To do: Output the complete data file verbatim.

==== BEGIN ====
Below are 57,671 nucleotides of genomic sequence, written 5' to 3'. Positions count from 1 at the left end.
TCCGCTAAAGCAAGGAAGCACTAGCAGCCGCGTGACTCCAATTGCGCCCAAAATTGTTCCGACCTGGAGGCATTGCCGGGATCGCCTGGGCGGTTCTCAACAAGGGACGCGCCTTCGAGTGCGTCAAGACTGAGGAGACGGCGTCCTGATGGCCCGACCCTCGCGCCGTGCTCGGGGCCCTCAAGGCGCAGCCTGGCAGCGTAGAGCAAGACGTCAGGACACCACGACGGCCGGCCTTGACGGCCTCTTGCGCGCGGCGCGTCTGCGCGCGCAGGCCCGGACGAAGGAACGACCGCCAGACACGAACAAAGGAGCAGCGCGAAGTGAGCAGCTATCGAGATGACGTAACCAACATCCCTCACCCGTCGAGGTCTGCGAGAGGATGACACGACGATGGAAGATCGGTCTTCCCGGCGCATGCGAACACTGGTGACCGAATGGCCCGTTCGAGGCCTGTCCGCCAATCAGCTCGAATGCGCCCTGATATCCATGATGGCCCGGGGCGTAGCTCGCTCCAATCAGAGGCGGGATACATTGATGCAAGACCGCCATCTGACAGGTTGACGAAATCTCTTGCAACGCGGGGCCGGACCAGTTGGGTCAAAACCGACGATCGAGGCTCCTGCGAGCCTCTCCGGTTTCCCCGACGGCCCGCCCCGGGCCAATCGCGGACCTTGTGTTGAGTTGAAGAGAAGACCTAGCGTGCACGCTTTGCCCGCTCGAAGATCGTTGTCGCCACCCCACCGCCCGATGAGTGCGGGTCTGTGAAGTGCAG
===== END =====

Below are 57,671 nucleotides of genomic sequence, written 5' to 3'. Positions count from 1 at the left end.
TCCGCTAAAGCAAGGAAGCACTAGCAGCCGCGTGACTCCAATTGCGCCCAAAATTGTTCCGACCTGGAGGCATTGCCGGGATCGCCTGGGCGGTTCTCAACAAGGGACGCGCCTTCGAGTGCGTCAAGACTGAGGAGACGGCGTCCTGATGGCCCGACCCTCGCGCCGTGCTCGGGGCCCTCAAGGCGCAGCCTGGCAGCGTAGAGCAAGACGTCAGGACACCACGACGGCCGGCCTTGACGGCCTCTTGCGCGCGGCGCGTCTGCGCGCGCAGGCCCGGACGAAGGAACGACCGCCAGACACGAACAAAGGAGCAGCGCGAAGTGAGCAGCTATCGAGATGACGTAACCAACATCCCTCACCCGTCGAGGTCTGCGAGAGGATGACACGACGATGGAAGATCGGTCTTCCCGGCGCATGCGAACACTGGTGACCGAATGGCCCGTTCGAGGCCTGTCCGCCAATCAGCTCGAATGCGCCCTGATATCCATGATGGCCCGGGGCGTAGCTCGCTCCAATCAGAGGCGGGATACATTGATGCAAGACCGCCATCTGACAGGTTGACGAAATCTCTTGCAACGCGGGGCCGGACCAGTTGGGTCAAAACCGACGATCGAGGCTCCTGCGAGCCTCTCCGGTTTCCCCGACGGCCCGCCCCGGGCCAATCGCGGACCTTGTGTTGAGTTGAAGAGAAGACCTAGCGTGCACGCTTTGCCCGCTCGAAGATCGTTGTCGCCACCCCACCGCCCGATGAGTGCGGGTCTGTGAAGTGCAG